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But he will hardly find the Babe's name in the headlines.
(In April, 1919, Ruth made one home run; in May, two; but the season was much further advanced before sporting writers began to notice that he was running up a new record for swatting--twenty-nine home runs for the year; the season had closed before the New York Yankees, seeing gold in the hills, bought him for 5,000; and the summer of 1920 had arrived before a man died of excitement when he saw Ruth smash a ball into the bleachers, and it became clear that the mob had found a new idol.
Further research will undoubtedly disclose errors and deficiencies in the book, and the passage of time will reveal the shortsightedness of many of my judgments and interpretations.
For example, the story of the Harding scandals (in so far as it is now known) has never been written before except in fragments, and although the Big Bull Market has been analyzed and discussed a thousand times, it has never been fully presented in narrative form as the extraordinary economic and social phenomenon which it was.
(Alcock and Brown have not yet crossed the ocean in a single hop; they will do it a few weeks hence, eight long years ahead of Lindbergh.) But there is other news, too: of the Peace Conference at Paris, where the Treaty is now in its later stages of preparation; of the successful oversubscription of the Victory Loan ("Sure, we'll finish the job!
" the campaign posters have been shouting); of the arrival of another transport with soldiers from overseas; of the threat of a new strike; of a speech by Mayor Ole Hanson of Seattle denouncing that scourge of the times, the I. W.; of the prospects for the passage of the Suffrage Amendment, which it is predicted will enable women to take "a finer place in the national life"; and of Henry Ford's libel suit against the Chicago Tribune--in the course of which he will call Benedict Arnold a writer, and in reply to the question, "Have there been any revolutions in this country? Smith attends closely to the sporting news, he may find obscure mention of a young pitcher and outfielder for the Boston Red Sox named Ruth.
Professor Preston William Slosson, in The Great Crusade and After, has carried his story almost to the end of this period, but the scheme of his book is quite different from that of mine; and although many other books have dealt with one aspect of the period or another, I have been somewhat surprised to find how many of the events of those years have never before been chronicled in full.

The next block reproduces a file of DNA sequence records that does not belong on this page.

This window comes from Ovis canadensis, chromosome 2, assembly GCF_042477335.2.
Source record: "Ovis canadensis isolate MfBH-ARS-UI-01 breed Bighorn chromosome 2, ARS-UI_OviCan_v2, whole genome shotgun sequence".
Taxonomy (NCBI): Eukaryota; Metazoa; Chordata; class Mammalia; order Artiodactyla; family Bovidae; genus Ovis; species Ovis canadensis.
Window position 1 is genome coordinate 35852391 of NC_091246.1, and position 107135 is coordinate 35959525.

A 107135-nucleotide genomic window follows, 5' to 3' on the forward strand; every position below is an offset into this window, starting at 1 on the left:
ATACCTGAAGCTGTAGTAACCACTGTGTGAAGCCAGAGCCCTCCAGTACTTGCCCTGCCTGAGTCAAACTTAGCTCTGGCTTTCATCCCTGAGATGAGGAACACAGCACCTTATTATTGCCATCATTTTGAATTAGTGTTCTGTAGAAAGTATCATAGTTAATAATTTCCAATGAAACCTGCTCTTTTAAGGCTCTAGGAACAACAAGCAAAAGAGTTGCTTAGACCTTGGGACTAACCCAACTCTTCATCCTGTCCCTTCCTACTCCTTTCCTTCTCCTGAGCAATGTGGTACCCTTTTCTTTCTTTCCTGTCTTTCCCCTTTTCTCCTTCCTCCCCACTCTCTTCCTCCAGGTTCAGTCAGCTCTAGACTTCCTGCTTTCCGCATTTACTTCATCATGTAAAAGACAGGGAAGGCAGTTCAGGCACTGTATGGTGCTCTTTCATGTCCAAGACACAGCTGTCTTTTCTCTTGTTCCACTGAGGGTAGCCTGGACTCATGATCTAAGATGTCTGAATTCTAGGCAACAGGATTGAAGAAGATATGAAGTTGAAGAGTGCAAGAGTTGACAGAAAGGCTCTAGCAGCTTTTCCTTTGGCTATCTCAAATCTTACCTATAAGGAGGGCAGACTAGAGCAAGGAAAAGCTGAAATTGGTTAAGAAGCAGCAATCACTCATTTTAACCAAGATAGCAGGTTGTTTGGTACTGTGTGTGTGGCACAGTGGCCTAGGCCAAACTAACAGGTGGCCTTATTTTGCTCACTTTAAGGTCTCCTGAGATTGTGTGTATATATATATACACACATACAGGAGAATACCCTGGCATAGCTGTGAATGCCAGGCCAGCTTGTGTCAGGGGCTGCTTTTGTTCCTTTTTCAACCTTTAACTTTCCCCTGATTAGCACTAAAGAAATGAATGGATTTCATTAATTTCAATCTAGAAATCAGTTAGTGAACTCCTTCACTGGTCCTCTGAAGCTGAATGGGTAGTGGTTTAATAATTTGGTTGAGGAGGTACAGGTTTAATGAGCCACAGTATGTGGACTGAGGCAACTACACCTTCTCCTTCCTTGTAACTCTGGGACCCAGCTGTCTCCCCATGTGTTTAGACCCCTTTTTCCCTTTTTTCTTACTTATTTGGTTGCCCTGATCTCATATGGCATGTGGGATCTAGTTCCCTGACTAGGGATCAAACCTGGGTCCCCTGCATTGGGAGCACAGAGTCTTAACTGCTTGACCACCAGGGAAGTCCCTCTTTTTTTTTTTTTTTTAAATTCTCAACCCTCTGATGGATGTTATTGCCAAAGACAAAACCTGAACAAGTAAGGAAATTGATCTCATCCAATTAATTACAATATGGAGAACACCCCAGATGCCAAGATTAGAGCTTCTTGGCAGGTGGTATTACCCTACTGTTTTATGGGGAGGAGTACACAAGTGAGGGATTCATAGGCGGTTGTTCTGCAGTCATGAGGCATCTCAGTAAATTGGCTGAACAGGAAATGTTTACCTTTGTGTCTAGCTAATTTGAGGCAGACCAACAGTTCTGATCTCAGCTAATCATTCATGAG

Obviously the writing of a history so soon after the event has involved breaking much new ground.
This e Book is made available at no cost and with almost no restrictions whatsoever. (I select that particular date, six months after the Armistice of 1918, because by then the United States had largely succeeded in turning from the ways of war to those of peace, yet the profound alterations wrought by the Post-war Decade had hardly begun to take place.) There is no better way of suggesting what the passage of a few years has done to change you and me and the environment in which we live. Smith as he comes to the breakfast table on this May morning in 1919, you would hardly know that you are not in the nineteen-thirties (though you might, perhaps, be struck by the narrowness of his trousers). She wears low shoes now, for spring has come; but all last winter she protected her ankles either with spats or with high laced "walking-boots," or with high patent-leather shoes with contrasting buckskin tops.
Not until June 26, 1919, will the New York Daily News reach the newsstands, beginning a career that will bring its daily circulation in one year to nearly a quarter of a million, in five years to over four-fifths of a million, and in ten years to the amazing total of over one million three hundred thousand. Smith's paper are headlines telling of the progress of the American Navy seaplane, the NC-4, on its flight across the Atlantic via the Azores.
That flight is the most sensational news story of May, 1919.
) In the sporting pages there may be news of Bobby Jones, the seventeen-year-old Southern golf champion, or of William T.
Tilden, Jr., who is winning tennis tournaments here and there, but neither of them is yet a national champion. Smith discuss a burning subject, the High Cost of Living. Smith is hoping for an increase in salary, but meanwhile the family income seems to be dwindling as prices rise.